The news that popular player-coach Douggie Webb had returned to Reading to look after their youth team was disapointing, but his place was taken by Paul Birdseye a versatile defender who had been on the fringe of the England Amateur side as a Wycombe Wanderers player and was working in the area as an estate agent.
Three friends from my Royal Air Force days who were stationed nearby, also signed for the club. John Lamb had enjoyed six years of Isthmian football with Oxford City and St Albans City and, with John Parkin and Norman Hudson, were current R.A.F. players while Lambourn based Jackie Aldridge also joined us. He was a winger with a great local reputation who had played an important part in Alton Town's exciting F.A.Cup run the previous season when they had eventually lost to Newport County.
Two other new faces were Alan Trump a young goalkeeper from Devon who had moved to the area and Roy Barry a local goalscorer who had impressed in a pre-season friendly. Trump went on to become a very successful businessman and chairman of Exeter City many years later.
A pre season invitation to take part in Redhill's third annual Six-a-Side tournament got the club off to a great start, as a squad containing, Lamb. Parkin, Trump and Aldridge plus Sid Webb, Norman Matthews, Colin Moyle and Bob Ponsford won the final after a 1-1 draw with hosts Redhill F.C. by forcing most corners. Other victories had been achieved over Dormansland F.C. 3-0, Carshalton Athletic 4-0, Sidley United 1-0, Ford United 3-1, Redhill Youth 4-1 and holders Molesey 2-1. Jackie Aldridge being the "Player of the Tournament'
My work in charge of the football sponsorship with Rothmans could sometimes be useful to the club and we were proud to sponsor the first ever Hellenic League 6-a-side tournament which Hungerford Town also managed to win with group victories over Abingdon United (4-0), Oxford City (4-1) plus a 1-2 defeat by Pinehurst. Then 2-0 v Chipping Norton, 2-0 v Pinehurst and 2-0 v Thame United in the final with goals from Aldridge and Dinham.
The club had applied to enter the F.A.Cup for the first time and were accepted with an exciting first ever tie against Trowbridge Town, a successful Southern League club at the time. Pre - season friendlies brought visits from Kingstonian and Weymouth and a trip to Dulwich Hamlet and as can be seen from the players in the photo we understandably hoped for a successful season.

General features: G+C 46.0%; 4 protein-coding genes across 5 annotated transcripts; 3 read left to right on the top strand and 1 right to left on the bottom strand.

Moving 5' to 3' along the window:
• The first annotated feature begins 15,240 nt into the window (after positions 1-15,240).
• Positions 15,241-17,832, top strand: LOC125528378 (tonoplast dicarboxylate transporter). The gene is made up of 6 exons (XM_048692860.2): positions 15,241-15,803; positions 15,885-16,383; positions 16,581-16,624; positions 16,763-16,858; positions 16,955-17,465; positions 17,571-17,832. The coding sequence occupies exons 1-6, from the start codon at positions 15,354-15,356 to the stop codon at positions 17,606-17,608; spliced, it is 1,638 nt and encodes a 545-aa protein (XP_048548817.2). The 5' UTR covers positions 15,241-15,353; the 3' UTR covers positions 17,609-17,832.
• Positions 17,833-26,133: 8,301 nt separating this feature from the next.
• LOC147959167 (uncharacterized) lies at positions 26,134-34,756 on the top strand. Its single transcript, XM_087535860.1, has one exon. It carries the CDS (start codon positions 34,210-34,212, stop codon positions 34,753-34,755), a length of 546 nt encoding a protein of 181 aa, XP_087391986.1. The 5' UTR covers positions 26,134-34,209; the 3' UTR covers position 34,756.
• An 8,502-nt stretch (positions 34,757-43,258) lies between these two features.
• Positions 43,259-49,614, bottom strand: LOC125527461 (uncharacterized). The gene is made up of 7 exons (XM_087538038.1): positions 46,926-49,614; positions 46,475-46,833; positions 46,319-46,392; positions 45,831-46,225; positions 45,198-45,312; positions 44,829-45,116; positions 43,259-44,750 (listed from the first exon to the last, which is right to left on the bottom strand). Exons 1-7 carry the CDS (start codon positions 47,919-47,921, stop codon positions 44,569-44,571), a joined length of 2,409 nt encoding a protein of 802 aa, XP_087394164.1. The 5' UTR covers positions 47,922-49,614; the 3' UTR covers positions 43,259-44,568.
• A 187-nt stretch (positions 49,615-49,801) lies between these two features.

Holidays and injuries appeared to weaken my early season team selection but after a disappointing defeat at home to Bicester the team settled down and Rod Oland was welcomed back in goal after his spell at Bath City. I was very unwise to tell the press we would still win the championship "as the top four behind champions Witney Town-Clanfield, ourselves, Wallingford and Didcot Town had all lost their first league fixture!'
By the time we were due to play the much discussed F.A.Cup tie we had managed three wins but suffered four defeats - definately not championship form! However, an attendance of 324 and a sparkling performance lifted spirits and Jackie Aldridge's excellent goal equalised an early strike from the visitors and it took a brilliant save by visiting goalkeeper Bob Wilshire to earn his side a replay.
The replay was fun for all of us. Trowbridge Town were a successful non-league club at the time and were soon to become founder members of The Alliance (now the Conference or Blue Square Premier). Their biggest crowd of the season -975- really enjoyed a superb cup tie which unfortunately we lost. (Both reports enclosd)
We also lost away to M.G.Athletic, an Hellenic Division One outfit in the Berks & Bucks Senior Cup. Skipper Paul Birdseye didn't want to be cup tied as Wycombe wanted him back, and our season suddenly seemed a little flat.
It could have been even worse with an away F.A.Amateur Cup tie at neighbours Newbury Town but a 3-1 victory raised our hopes and with new signings Chris Munday, fresh from a trial with Swindon Town, Bob Pearce a Wiltshire County defender plus Vic Pye and striker Chris Josey, two experienced players from Thatcham, perhaps we could still manage a challenge for league honours.